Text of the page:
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The NCAA just approved a rule change that should make John Calipari happy

John Calipari has a habit of inching outside of the coach’s box to talk to his players, so he’s probably going to be very happy to hear the latest rule change from the NCAA. Yesterday, the NCAA Playing Rules Oversight Panel approved extending the coach’s box from 28 feet to 38 feet to allow coaches to communicate better with their teams, especially when they’re on the opposite side of the court.

The panel also approved the SEC’s request to use a separate individual(s) to collaborate with the on-court officials on all monitor reviews during its league games this season. Apparently, this collaboration will take place from a central location that is not at the game site, so perhaps the league headquarters in Birmingham?

Other rules approved by the panel:

  • Resetting the shot clock to 20 seconds when the ball is inbounded in the frontcourt after a foul by the defense. If more than 20 seconds remains on the shot clock, the shot clock will not be reset.
  • More consistent throw-in spots in the frontcourt when the offensive team retains possession after a non-shooting foul or other stoppages in the game.
  • Referees can use the instant replay rule in the last two minutes of the second half or last two minutes of overtime to see if a secondary defender was in or outside the restricted-area arc but only when a call has been made. If the player is in the restricted area, a block will be called on the defender. If the secondary defender is in legal guarding position and outside the restricted area, a player-control foul will be called. The Big Ten and Mid-American conferences experimented with this rule last season.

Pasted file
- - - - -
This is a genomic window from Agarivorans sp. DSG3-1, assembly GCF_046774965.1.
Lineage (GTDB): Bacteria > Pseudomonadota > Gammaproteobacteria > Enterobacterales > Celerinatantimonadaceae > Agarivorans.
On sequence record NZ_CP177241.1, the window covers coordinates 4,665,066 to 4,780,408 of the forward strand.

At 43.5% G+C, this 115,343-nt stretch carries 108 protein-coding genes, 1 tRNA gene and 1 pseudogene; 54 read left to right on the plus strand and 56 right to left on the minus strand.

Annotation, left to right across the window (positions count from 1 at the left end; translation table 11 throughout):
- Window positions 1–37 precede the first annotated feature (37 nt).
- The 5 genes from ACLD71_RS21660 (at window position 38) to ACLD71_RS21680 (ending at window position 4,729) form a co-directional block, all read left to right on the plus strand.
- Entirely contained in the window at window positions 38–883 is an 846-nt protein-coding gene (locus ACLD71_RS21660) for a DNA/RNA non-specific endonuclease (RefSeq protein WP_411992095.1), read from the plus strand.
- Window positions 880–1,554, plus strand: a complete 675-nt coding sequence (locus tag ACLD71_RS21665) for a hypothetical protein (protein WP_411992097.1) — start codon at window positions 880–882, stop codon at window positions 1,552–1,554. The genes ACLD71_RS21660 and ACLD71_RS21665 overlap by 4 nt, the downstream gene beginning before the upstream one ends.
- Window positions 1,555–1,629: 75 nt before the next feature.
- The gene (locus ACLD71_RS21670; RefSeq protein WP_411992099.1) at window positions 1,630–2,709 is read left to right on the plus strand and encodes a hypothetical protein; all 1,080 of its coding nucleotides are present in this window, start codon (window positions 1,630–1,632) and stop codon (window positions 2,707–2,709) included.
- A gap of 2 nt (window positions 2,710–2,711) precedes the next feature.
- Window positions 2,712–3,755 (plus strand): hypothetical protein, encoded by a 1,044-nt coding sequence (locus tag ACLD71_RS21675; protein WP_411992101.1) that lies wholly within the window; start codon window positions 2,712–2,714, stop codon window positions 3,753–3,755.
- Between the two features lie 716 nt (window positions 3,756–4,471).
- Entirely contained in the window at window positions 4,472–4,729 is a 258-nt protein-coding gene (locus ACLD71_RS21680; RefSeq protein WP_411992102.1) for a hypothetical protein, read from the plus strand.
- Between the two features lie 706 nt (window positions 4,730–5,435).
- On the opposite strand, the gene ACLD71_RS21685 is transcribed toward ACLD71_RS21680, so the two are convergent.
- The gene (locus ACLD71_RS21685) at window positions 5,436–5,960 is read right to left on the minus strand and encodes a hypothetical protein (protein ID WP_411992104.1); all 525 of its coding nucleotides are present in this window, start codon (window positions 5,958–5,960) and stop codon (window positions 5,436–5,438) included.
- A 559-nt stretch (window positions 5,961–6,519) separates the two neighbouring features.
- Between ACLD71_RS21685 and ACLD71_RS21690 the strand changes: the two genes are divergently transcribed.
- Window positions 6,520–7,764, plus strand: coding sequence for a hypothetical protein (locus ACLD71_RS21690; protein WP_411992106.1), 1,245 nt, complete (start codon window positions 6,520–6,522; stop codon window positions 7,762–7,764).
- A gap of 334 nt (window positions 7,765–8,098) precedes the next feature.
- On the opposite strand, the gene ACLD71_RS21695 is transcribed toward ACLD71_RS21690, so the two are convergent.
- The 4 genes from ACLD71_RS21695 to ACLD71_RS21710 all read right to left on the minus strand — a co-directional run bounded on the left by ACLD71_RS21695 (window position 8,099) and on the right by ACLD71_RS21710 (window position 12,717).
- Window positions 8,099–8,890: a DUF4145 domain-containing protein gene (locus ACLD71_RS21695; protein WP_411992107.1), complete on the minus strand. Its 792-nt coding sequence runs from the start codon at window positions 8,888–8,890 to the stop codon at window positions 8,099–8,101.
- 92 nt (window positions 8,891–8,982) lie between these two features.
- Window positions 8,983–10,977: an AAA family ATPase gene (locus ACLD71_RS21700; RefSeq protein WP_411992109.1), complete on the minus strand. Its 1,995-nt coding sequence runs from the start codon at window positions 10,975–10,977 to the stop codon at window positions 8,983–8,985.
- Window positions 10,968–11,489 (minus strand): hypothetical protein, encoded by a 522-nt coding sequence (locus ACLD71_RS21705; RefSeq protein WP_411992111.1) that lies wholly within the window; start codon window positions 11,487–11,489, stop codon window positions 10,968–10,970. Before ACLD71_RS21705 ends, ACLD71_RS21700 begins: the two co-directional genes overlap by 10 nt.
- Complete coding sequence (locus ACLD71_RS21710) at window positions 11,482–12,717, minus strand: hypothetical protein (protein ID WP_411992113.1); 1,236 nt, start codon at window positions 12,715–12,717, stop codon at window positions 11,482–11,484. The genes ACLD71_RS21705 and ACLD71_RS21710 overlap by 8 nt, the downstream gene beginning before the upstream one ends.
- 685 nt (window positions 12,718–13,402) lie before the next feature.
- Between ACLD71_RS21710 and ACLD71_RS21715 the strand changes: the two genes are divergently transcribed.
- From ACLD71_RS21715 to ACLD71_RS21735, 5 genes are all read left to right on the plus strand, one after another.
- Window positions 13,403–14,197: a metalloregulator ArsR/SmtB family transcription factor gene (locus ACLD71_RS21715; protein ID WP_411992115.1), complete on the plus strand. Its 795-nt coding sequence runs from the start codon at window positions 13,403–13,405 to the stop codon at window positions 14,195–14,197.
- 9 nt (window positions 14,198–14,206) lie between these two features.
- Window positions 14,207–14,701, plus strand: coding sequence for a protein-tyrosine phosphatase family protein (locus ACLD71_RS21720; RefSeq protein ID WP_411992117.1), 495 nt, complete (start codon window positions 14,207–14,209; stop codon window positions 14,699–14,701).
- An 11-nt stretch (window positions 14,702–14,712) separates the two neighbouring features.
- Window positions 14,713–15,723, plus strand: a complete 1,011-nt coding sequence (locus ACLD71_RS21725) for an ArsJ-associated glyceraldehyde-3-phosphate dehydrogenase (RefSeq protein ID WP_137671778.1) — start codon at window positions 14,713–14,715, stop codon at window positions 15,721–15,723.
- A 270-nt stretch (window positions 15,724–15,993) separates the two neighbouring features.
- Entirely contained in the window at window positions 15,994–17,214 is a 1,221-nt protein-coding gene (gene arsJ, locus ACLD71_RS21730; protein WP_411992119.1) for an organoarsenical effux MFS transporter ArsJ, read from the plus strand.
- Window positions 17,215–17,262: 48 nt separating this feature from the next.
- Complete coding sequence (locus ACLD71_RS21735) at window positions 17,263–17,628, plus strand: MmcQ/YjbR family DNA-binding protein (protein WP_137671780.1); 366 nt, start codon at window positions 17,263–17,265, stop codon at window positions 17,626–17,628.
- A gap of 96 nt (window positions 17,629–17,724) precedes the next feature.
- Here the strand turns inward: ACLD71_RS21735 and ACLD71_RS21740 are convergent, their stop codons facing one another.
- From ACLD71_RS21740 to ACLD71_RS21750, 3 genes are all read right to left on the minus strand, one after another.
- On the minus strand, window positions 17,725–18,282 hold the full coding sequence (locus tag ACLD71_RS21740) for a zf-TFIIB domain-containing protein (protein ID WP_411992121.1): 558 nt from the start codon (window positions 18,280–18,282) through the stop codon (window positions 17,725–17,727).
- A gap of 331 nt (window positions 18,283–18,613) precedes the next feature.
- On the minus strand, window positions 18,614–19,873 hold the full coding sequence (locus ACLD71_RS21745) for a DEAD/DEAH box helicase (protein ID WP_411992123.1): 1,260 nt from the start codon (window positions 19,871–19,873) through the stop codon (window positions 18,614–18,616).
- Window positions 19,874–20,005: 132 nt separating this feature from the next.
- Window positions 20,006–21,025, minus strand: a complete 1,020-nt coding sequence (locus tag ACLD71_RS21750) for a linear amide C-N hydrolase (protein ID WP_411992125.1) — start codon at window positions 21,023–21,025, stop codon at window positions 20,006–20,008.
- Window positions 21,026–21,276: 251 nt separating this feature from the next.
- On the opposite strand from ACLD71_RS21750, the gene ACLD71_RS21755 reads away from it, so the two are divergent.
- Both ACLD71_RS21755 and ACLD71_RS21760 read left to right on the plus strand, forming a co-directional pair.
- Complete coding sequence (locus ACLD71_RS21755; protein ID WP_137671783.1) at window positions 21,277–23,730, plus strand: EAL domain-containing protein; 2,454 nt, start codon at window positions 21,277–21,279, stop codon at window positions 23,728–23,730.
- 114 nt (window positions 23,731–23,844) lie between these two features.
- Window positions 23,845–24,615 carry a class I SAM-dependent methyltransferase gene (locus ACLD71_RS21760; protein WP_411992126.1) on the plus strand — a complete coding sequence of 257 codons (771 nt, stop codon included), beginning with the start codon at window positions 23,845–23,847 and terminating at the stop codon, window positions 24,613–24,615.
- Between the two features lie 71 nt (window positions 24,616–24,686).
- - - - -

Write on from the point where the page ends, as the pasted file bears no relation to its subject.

• A mandatory minimum of 0.3 second will be taken off the game clock when the ball is legally touched, and an official immediately blows his whistle.
  • A legal screen was redefined to require that the inside of the screener’s feet be no wider than his shoulders.
  • The cylinder rule was adjusted to allow more freedom of movement for the offense. If a defensive player straddles an offensive player’s leg in a way that prohibits him from making a normal basketball move – which now includes pivoting – contact that creates a common foul will be called on the defensive player.

There you go. All of these rules will go into effect in the 2017-18 season.


Article written by Mrs. Tyler Thompson

No, I will not make you a sandwich, but you can follow me on Twitter @MrsTylerKSR or email me.